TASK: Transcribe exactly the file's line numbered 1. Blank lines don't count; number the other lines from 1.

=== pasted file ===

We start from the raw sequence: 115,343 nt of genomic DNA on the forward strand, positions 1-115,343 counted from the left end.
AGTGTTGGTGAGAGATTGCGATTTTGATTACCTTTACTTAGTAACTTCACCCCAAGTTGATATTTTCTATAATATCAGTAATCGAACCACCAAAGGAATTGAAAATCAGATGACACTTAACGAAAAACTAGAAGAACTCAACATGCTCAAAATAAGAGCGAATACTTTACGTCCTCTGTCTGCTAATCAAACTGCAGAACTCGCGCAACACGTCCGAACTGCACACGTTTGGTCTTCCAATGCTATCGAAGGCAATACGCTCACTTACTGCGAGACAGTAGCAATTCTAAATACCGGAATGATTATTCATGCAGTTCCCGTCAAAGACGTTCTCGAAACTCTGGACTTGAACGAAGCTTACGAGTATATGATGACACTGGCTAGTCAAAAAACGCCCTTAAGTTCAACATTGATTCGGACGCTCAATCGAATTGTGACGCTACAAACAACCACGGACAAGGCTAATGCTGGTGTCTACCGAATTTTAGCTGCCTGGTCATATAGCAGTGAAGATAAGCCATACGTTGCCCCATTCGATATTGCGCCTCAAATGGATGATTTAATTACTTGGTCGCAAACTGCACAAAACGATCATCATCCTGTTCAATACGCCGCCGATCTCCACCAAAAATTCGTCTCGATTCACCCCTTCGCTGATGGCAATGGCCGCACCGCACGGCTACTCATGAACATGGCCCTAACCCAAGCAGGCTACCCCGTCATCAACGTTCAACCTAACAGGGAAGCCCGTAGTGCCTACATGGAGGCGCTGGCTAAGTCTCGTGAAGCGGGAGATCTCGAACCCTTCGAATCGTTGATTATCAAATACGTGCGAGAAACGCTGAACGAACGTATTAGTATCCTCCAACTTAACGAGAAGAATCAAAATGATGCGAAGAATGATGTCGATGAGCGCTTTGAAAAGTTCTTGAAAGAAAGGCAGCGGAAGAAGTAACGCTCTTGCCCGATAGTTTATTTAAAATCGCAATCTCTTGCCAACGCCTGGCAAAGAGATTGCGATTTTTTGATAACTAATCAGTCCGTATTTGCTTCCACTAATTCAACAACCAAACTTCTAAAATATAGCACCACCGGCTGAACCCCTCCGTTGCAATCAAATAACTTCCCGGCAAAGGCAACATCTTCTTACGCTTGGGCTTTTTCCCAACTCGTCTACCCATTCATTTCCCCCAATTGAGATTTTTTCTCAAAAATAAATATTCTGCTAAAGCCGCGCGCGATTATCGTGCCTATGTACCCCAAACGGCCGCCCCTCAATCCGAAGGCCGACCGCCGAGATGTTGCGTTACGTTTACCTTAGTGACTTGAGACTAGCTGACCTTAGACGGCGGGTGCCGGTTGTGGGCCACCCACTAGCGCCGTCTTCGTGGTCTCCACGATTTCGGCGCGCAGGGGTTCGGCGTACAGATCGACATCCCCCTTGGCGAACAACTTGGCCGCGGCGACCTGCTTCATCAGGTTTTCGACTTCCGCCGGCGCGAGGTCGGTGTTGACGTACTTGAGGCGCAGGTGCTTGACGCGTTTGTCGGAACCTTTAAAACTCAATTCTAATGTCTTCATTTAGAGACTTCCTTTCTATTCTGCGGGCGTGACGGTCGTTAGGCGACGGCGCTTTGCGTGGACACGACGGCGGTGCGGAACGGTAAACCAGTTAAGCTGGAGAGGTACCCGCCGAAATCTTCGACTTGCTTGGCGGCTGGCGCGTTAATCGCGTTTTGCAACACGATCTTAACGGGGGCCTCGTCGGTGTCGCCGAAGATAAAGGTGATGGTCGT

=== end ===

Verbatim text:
We start from the raw sequence: 115,343 nt of genomic DNA on the forward strand, positions 1-115,343 counted from the left end.